Marston was a meadow and milking zone

Marston was a meadow and milking zone

Derrick Holt

Marston was a meadow and milking zone

First published in Memory Lane Oxford Mail: Photograph of the Author by

Derrick Holt remembers the days in the 1920s when the Marston district of Oxford was almost all countryside.

“After leaving the high wall that fronted the Magdalen College veritable garden, with its two gardeners’ cottages, the rest of the west side of Marston Road was open fields, college sports grounds or allotments.

“The east side had even less development, with only the five Tilehurst stone cottages fronting Carter’s brick yard along its entire route.

“In those days, Marston Road was little more than a country lane with its gravel paths and grass verges.”

Mr Holt’s family, who had been associated with Marston for generations, moved to a new house in Ferry Road in 1927.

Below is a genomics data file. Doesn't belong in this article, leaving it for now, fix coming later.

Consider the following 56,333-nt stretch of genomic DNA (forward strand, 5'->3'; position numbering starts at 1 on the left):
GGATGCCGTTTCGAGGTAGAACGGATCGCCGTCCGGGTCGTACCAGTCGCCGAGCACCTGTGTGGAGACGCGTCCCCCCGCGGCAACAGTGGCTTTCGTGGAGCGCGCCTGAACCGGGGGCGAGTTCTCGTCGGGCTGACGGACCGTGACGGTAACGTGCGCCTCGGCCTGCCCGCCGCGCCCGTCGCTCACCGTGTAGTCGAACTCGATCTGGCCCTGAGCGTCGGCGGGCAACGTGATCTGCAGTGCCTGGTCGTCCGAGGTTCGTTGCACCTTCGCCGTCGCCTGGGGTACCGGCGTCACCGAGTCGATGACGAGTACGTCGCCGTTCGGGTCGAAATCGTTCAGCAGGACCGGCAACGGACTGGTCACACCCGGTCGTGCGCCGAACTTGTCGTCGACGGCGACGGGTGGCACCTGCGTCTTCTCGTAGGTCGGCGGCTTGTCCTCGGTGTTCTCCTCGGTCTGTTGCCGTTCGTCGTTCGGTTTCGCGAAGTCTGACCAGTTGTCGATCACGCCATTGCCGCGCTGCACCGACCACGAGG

“The road was a rough track and the only power in the street was gas – electricity and a made-up road came later.”

Families in the neighbouring Edgeway Road had to wait later for their road to be made up.

Mr Holt, who now lives in Fortnam Close, Headington, recalls spending many childhood hours in the Cherwell water meadows.

“The rivers and streams provided a chance to collect frogspawn and newts and catch minnows and, in the summer, to go for a swim.

“There were many footpaths from New Marston to Old Marston and places further north.

“I would sometimes visit Park Farm and bring the cows in for milking.

“This farm produced grade A milk – nothing like the stuff you get today.

“All the dairymen were clothed in white, from their wellingtons to their skull caps, which made it look more like a surgery than a farm.

“After milking, we would harness the horse to the float and take the milk, in churns, to the Co-op and Wigmore’s dairies in Oxford.”

More of Mr Holt’s memories soon.

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